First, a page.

Three million Australians are either Scottish or of Scottish descent. International Tartan Day in Australia is celebrated on a local basis in most states on July 1 (or by some community organisations on the nearest Sunday), the anniversary of the Repeal Proclamation of 1782 annulling the Act of Proscription of 1747, which had made wearing tartan an offense punishable with up to seven years' transportation. According to Scottish House secretary Moyna Scotland, the tendency to disguise Scottish associations was mirrored in Australia: 'Scots did what they were told to do when they came to Australia, assimilate and integrate, and they almost disappeared', and consequently one aim of Tartan Day is to help Australians reconnect with their Scottish ancestry. A tartan revival started in 1822, and now many of the Australian States as well as the Commonwealth of Australia itself have their own tartans.
In 1989 the Scottish Australian Heritage Council began to encourage Australians to wear tartan on July 1, when more than half a million Australians gather for a celebration of Scottish heritage, combining nostalgia with Australian citizenship ceremonies, and fund-raising for charitable causes such as drought assistance. Australians without a family tartan are invited to wear the Royal Stewart tartan or the military tartan of the Black Watch. Tartan articles worn on the day include hats, ties and socks. There are many pipe band associations in both Australia and New Zealand, some originating in disbanded Second World War army battalions, and almost 30 heritage events in Australia alone. Some clans, notably the McLeods of South Australia, come together in private events to honour their chief, recite Burns, consume haggis and take part in Highland dancing. A butcher in Maclean, New South Wales, 'the Scottish town in Australia', reportedly celebrates the day by selling haggisburgers.
Since 2001 the Scottish Australian Heritage Council and Australian branch of the Scottish National Party have petitioned Canberra for federal recognition of International Tartan Day to celebrate the Scottish contribution to Australian history, including the influence of Scottish radicalism on the trade union movement and the Labor Party, and Australia's allegedly 'egalitarian and meritocratic' society. In 2008 Scottish culture minister Linda Fabiani floated a proposal to expand the Australian event into an official Scotland Week as part of the Scottish government's international business strategy.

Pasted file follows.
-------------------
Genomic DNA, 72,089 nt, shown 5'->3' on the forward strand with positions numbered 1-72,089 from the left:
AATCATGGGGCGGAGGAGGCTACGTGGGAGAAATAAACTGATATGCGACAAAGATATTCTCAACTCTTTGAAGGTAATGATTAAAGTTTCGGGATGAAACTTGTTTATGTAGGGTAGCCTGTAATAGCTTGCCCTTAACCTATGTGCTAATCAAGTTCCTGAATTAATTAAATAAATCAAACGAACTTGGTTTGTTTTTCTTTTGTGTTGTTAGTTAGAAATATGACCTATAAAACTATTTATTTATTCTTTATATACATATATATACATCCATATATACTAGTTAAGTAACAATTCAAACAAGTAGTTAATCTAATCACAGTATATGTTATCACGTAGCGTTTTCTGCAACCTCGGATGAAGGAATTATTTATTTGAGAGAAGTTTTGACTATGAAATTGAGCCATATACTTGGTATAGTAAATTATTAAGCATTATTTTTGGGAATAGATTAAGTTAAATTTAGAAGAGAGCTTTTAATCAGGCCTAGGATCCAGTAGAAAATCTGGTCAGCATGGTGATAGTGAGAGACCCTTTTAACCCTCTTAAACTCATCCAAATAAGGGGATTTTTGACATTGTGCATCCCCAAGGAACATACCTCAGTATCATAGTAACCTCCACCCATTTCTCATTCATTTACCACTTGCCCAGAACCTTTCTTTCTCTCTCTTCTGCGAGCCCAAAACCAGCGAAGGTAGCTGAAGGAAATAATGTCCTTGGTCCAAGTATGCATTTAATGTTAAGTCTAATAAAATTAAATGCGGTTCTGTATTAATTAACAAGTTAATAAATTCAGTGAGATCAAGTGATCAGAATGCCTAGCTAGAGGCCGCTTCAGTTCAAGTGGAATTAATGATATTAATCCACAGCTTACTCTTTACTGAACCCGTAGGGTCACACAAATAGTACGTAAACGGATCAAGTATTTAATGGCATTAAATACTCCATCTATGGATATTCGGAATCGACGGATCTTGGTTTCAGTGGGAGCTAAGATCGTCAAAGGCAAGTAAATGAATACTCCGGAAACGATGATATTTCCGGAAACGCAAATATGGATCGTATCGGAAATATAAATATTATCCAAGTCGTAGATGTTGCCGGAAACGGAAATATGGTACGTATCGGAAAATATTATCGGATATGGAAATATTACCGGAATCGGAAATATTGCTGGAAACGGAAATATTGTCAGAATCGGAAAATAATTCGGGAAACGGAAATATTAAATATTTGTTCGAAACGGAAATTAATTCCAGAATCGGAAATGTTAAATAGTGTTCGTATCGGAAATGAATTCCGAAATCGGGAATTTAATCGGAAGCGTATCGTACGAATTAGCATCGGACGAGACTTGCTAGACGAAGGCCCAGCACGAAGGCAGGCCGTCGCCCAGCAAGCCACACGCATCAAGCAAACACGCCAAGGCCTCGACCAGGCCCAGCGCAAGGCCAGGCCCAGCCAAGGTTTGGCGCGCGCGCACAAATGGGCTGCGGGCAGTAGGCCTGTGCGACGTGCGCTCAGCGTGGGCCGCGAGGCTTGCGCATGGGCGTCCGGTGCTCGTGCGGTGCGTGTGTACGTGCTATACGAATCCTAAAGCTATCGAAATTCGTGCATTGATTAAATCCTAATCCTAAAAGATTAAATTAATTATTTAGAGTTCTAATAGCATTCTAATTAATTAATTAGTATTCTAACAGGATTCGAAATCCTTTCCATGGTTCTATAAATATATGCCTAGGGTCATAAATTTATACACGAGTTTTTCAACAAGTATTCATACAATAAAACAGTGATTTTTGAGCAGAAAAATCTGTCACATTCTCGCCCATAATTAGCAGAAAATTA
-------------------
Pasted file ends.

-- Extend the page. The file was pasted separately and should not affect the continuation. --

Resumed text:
United States of America
There are an estimated 6 million people in the US who claim Scottish descent. Little was done to follow up the New York event in 1982. In 1998, a Coalition of Scottish Americans with the support of Senator Trent Lott successfully lobbied the Senate for the designation of April 6 as National Tartan Day "to recognize the outstanding achievements and contributions made by Scottish Americans to the United States". Senate Resolution 155, passed on March 20, 1998, referred to the predominance of Scots among the Founding Fathers and claimed that the American Declaration of Independence was "modelled on" the Declaration of Arbroath.
On March 9, 2005, the United States House of Representatives unanimously adopted House Resolution 41, which designates April 6 of each year as "National Tartan Day." H.Res.41 Chief Sponsors were Congressmen Mike McIntyre from North Carolina and John Duncan from Tennessee, who are the founding co-chairs of the Friends of Scotland Caucus in the U.S. House of Representatives.
The Tunes of Glory Parade organised by Magnus Orr and Thomas Grotrian in 2002 included 8,250 pipers and drummers marching through the streets of New York, led by Sir Sean Connery and New York City Mayor Michael Bloomberg.
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- "Bring yer pipes, drums and kilts!". Archived from the original on February 27, 2009.